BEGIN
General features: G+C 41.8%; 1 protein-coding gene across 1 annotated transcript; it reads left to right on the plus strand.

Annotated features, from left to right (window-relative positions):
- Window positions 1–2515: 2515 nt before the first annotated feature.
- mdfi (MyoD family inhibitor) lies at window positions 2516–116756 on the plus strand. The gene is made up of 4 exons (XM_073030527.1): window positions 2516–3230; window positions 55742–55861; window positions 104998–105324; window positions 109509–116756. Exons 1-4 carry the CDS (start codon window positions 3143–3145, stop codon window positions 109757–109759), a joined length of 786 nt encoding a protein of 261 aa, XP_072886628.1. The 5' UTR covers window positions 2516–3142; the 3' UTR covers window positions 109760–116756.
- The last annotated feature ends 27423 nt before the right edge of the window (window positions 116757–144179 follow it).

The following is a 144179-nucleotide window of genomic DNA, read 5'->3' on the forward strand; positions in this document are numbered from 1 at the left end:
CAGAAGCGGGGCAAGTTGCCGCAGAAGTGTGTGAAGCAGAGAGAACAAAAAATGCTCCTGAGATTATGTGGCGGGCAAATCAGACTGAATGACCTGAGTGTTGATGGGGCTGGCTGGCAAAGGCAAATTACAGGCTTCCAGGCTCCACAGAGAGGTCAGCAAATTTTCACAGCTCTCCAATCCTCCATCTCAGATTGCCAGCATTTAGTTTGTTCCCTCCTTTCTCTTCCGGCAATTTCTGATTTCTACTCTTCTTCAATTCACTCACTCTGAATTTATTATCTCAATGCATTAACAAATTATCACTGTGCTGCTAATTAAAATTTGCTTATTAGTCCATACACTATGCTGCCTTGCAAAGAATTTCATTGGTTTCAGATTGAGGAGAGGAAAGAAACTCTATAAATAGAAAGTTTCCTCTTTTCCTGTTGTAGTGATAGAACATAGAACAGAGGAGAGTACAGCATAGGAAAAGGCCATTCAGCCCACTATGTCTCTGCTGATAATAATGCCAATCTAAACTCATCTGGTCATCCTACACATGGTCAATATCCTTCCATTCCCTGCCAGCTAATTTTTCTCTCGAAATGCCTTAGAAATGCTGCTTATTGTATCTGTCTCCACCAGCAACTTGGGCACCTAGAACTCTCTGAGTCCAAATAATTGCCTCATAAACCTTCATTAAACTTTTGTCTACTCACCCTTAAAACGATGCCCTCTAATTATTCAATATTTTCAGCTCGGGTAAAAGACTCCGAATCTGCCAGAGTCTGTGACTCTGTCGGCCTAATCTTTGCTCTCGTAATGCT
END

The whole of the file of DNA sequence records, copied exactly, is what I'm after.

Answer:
General features: G+C 41.8%; 1 protein-coding gene across 1 annotated transcript; it reads left to right on the plus strand.

Annotated features, from left to right (window-relative positions):
- Window positions 1–2515: 2515 nt before the first annotated feature.
- mdfi (MyoD family inhibitor) lies at window positions 2516–116756 on the plus strand. The gene is made up of 4 exons (XM_073030527.1): window positions 2516–3230; window positions 55742–55861; window positions 104998–105324; window positions 109509–116756. Exons 1-4 carry the CDS (start codon window positions 3143–3145, stop codon window positions 109757–109759), a joined length of 786 nt encoding a protein of 261 aa, XP_072886628.1. The 5' UTR covers window positions 2516–3142; the 3' UTR covers window positions 109760–116756.
- The last annotated feature ends 27423 nt before the right edge of the window (window positions 116757–144179 follow it).

The following is a 144179-nucleotide window of genomic DNA, read 5'->3' on the forward strand; positions in this document are numbered from 1 at the left end:
CAGAAGCGGGGCAAGTTGCCGCAGAAGTGTGTGAAGCAGAGAGAACAAAAAATGCTCCTGAGATTATGTGGCGGGCAAATCAGACTGAATGACCTGAGTGTTGATGGGGCTGGCTGGCAAAGGCAAATTACAGGCTTCCAGGCTCCACAGAGAGGTCAGCAAATTTTCACAGCTCTCCAATCCTCCATCTCAGATTGCCAGCATTTAGTTTGTTCCCTCCTTTCTCTTCCGGCAATTTCTGATTTCTACTCTTCTTCAATTCACTCACTCTGAATTTATTATCTCAATGCATTAACAAATTATCACTGTGCTGCTAATTAAAATTTGCTTATTAGTCCATACACTATGCTGCCTTGCAAAGAATTTCATTGGTTTCAGATTGAGGAGAGGAAAGAAACTCTATAAATAGAAAGTTTCCTCTTTTCCTGTTGTAGTGATAGAACATAGAACAGAGGAGAGTACAGCATAGGAAAAGGCCATTCAGCCCACTATGTCTCTGCTGATAATAATGCCAATCTAAACTCATCTGGTCATCCTACACATGGTCAATATCCTTCCATTCCCTGCCAGCTAATTTTTCTCTCGAAATGCCTTAGAAATGCTGCTTATTGTATCTGTCTCCACCAGCAACTTGGGCACCTAGAACTCTCTGAGTCCAAATAATTGCCTCATAAACCTTCATTAAACTTTTGTCTACTCACCCTTAAAACGATGCCCTCTAATTATTCAATATTTTCAGCTCGGGTAAAAGACTCCGAATCTGCCAGAGTCTGTGACTCTGTCGGCCTAATCTTTGCTCTCGTAATGCT